Mustafa Hassanali of Dar es Salaam concurs fashion can change Africa for the better. Like the others, he says African role models should be actively involved in the promotion of African attire. Agreeing with Abdela that fashion is a potentially big money-spinner. Alphadi reveals he earns between US$5 million and US$10 million from his 20 fashion shops scattered around Miang style: Regina Miangue with her models at Hotel Intercontinental, Nairobi the world (Niger, Mali, South Africa, Italy, France, Japan, USA). As part of his social responsibility, Malian Alphadi (his mother is from Niger) invests his income in the industry across West Africa where he sources most of the material and ideas he uses. “For the fashion industry to develop in Africa,” Alphadi says, “governments must support it on the premise that it can earn it revenue with which to develop their nations.” He says fashion can help unite Africa into a big force that can change the world because of its great diversity. Saying that African Americans spend US$400 000 billion annually on fashion alone, Alphadi said they would be willing to spend this money in Africa if African designers came up with Africa-inspired designs for Africa and its Diaspora. Europeans know of the rich diversity of African fashion, Alphadi says, adding that that is why they comb every corner and cranny of the continent looking for ideas, which they use in the haute couture that brings them millions of dollars. “This exploitation of Africa must be put to an end by African designers tapping local talent and ideas and selling them to the West in finished garments. Westerners should not be allowed to continue exploiting African ideas, motifs, culture and craftsmanship to mint billions of dollars for themselves at the expense of Africa.” Saying, “Europeans are our brothers and sisters,” Alphadi argues, “they should not be our leaders in fashion.”
“When fashion develops,” he contends, “it supports many other related industries: jewellery, craft, shoes, textile, weaving, and beauty products.” He is critical of fashion schools in Africa, saying most of them merely teach the basics of fashion: cutting, sketching and pattern-making. “Fashion design should involve textile-making, weaving, printing and designing”, says Alphadi, revealing that he makes his own fabric and that he has factories in Niamey and Bamako where he employs skilled workers. He also sources fabric from around Africa and Europe “because I want to sell to the world.” He had a collection made of bark cloth from Uganda for his show at The Kenya Fashion Week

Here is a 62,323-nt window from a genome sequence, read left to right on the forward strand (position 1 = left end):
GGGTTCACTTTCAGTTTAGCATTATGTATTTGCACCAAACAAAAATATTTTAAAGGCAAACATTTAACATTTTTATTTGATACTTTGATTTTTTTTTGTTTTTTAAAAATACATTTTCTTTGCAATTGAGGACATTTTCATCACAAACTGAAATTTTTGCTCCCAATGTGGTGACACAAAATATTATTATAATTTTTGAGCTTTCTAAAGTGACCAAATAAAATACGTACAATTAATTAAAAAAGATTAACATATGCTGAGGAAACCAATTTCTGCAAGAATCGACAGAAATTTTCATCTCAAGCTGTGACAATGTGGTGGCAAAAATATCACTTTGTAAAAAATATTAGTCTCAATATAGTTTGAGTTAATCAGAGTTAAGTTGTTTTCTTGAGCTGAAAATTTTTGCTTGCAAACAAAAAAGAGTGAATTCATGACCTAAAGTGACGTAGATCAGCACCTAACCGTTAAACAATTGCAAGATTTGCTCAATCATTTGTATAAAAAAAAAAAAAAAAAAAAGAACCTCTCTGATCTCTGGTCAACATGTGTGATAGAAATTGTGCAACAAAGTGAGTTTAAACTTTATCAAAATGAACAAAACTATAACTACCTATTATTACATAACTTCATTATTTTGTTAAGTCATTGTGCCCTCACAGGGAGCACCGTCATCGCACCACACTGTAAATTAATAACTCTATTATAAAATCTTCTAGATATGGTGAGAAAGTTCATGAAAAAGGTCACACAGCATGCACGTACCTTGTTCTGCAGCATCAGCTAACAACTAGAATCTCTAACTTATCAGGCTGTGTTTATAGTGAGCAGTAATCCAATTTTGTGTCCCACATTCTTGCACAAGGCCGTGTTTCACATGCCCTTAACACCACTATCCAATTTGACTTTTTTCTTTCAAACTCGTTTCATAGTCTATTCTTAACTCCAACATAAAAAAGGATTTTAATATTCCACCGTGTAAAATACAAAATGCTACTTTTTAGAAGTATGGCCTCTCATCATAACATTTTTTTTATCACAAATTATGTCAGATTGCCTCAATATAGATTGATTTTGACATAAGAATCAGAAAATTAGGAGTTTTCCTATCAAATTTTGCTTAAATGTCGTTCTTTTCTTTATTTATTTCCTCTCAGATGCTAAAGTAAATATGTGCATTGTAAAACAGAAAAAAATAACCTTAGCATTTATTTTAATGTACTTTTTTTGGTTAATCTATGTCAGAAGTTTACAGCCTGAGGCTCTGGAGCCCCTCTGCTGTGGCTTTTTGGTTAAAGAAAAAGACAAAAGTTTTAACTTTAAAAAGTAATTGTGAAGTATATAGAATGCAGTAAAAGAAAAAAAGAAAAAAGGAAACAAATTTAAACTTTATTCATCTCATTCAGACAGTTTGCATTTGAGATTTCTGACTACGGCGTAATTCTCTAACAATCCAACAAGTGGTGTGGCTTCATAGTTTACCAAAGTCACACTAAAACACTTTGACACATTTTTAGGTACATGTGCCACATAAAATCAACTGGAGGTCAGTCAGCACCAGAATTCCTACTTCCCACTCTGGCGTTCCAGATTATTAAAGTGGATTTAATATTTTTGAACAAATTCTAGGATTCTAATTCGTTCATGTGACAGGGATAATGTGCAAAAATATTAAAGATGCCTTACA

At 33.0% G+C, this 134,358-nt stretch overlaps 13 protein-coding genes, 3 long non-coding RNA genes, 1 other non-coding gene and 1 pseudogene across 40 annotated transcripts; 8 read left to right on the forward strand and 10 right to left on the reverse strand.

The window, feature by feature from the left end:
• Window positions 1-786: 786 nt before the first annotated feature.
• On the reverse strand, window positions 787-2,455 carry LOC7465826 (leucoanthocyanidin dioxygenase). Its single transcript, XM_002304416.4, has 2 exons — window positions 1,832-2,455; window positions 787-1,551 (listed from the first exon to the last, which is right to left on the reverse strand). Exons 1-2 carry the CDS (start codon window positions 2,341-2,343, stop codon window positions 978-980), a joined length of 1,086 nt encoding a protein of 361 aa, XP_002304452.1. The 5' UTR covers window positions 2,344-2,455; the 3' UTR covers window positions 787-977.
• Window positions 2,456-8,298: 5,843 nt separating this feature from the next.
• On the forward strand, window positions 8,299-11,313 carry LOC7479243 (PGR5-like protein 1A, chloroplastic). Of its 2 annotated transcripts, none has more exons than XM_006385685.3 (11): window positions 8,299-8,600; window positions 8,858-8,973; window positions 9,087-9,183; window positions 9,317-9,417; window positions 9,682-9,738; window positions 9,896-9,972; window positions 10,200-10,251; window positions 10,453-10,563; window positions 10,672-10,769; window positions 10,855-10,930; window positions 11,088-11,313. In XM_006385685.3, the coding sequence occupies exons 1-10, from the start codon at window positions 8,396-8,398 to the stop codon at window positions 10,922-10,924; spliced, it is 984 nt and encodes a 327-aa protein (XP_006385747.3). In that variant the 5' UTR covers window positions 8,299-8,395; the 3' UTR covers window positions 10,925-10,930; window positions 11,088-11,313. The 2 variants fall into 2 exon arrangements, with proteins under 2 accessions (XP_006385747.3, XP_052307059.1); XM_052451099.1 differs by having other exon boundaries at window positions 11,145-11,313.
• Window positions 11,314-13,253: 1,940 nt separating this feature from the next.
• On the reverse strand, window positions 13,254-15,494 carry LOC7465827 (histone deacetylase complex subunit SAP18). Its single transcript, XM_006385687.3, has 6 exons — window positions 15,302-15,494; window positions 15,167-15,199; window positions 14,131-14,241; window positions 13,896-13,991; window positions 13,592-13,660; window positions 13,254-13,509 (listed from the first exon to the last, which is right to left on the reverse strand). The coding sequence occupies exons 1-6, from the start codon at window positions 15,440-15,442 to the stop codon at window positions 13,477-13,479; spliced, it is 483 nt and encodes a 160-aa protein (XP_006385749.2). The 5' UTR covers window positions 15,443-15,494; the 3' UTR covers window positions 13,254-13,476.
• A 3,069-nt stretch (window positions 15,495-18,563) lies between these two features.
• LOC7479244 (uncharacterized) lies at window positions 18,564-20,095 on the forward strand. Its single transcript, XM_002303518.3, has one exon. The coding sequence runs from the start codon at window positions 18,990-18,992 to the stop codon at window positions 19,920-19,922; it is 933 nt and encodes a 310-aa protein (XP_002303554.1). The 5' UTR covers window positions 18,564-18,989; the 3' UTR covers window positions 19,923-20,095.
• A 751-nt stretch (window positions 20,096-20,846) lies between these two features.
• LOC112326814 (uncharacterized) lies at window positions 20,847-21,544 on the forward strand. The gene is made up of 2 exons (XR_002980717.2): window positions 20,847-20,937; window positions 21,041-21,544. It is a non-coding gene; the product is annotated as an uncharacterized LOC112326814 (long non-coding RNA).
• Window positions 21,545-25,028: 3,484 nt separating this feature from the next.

Alphadi says African parents should change their perceptions on fashion as a career suitable only for the never-do-wells and encourage their children to pursue it. “My parents did not want me to study fashion design. They took me to France where I studied tourism to the doctoral level. Later, I attended night school to pursue fashion,” he says. He later attended the Fashion Institute of Technology in Washington D.C. He challenged local designers to ‘design locally but think globally’. They must ensure the highest quality of finish for their garments and accessories to compete on the global market. The make-up of Alphadi’s models is very African with tribal face painting, natural hair and African accessories.
He challenged local designers to ‘design locally but think globally’. They must ensure the highest quality of finish for their garments and accessories to compete on the global market. The make-up of Alphadi’s models is very African with tribal face painting, natural hair and African accessories. He says he enjoys working with African tones of brown, indigo and lime. Referring to himself as ” a child and magician of the desert’, Alphadi employs traditional lines, forms, and colours of century-old desert peoples like the Bororo, Fulani, Hausa and Tuareg on one hand and European nations on the other, weaving these strands together in a unique inimitable style. He uses leather, silver and bronze, in combination with raw wool, linen and silk. Mustafa Hassanali, the only Tanzanian designer at Kenya Fashion Week for two years running, presented a 35-piece collection comprising haute couture evening gowns and formal attire. His collection, elementos mística (elements of mystique), consists of earthy hues that keep in touch with the elements of fire, water, wind and earth.
They are made from Tanzanian cotton and handwork, crochet and beadwork. The 23-year-old Hassanali, a final year medical student at the International Medical and Technological University (IMTU) in Dar es Salaam, said he had avoided glitter at the Nairobi event and that his collection was “for wild, feminine contemporary African women of Twenty-First Century: bold yet beautiful, sexy yet sassy. It is for independent-minded modern woman.”